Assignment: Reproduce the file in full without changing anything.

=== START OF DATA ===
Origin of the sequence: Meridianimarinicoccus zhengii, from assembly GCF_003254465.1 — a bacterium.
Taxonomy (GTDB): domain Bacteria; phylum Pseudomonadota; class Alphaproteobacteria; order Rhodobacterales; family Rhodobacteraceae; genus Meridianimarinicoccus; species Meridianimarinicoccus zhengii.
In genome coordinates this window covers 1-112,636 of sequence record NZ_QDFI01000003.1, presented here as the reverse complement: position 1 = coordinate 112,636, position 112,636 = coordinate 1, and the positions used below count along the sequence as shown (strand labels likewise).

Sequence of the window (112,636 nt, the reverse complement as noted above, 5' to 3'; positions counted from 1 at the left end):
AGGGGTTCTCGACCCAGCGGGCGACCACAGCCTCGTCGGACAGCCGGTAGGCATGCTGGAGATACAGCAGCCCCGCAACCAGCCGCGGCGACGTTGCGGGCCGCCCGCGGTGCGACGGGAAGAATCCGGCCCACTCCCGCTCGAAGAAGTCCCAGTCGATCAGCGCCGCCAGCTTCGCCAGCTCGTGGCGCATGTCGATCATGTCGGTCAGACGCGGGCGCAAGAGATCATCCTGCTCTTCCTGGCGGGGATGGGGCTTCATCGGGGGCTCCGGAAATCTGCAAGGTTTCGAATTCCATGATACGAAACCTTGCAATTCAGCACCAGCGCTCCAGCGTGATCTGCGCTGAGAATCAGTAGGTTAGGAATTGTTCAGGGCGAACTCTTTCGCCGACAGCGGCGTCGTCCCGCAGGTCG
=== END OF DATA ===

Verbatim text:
Origin of the sequence: Meridianimarinicoccus zhengii, from assembly GCF_003254465.1 — a bacterium.
Taxonomy (GTDB): domain Bacteria; phylum Pseudomonadota; class Alphaproteobacteria; order Rhodobacterales; family Rhodobacteraceae; genus Meridianimarinicoccus; species Meridianimarinicoccus zhengii.
In genome coordinates this window covers 1-112,636 of sequence record NZ_QDFI01000003.1, presented here as the reverse complement: position 1 = coordinate 112,636, position 112,636 = coordinate 1, and the positions used below count along the sequence as shown (strand labels likewise).

Sequence of the window (112,636 nt, the reverse complement as noted above, 5' to 3'; positions counted from 1 at the left end):
AGGGGTTCTCGACCCAGCGGGCGACCACAGCCTCGTCGGACAGCCGGTAGGCATGCTGGAGATACAGCAGCCCCGCAACCAGCCGCGGCGACGTTGCGGGCCGCCCGCGGTGCGACGGGAAGAATCCGGCCCACTCCCGCTCGAAGAAGTCCCAGTCGATCAGCGCCGCCAGCTTCGCCAGCTCGTGGCGCATGTCGATCATGTCGGTCAGACGCGGGCGCAAGAGATCATCCTGCTCTTCCTGGCGGGGATGGGGCTTCATCGGGGGCTCCGGAAATCTGCAAGGTTTCGAATTCCATGATACGAAACCTTGCAATTCAGCACCAGCGCTCCAGCGTGATCTGCGCTGAGAATCAGTAGGTTAGGAATTGTTCAGGGCGAACTCTTTCGCCGACAGCGGCGTCGTCCCGCAGGTCG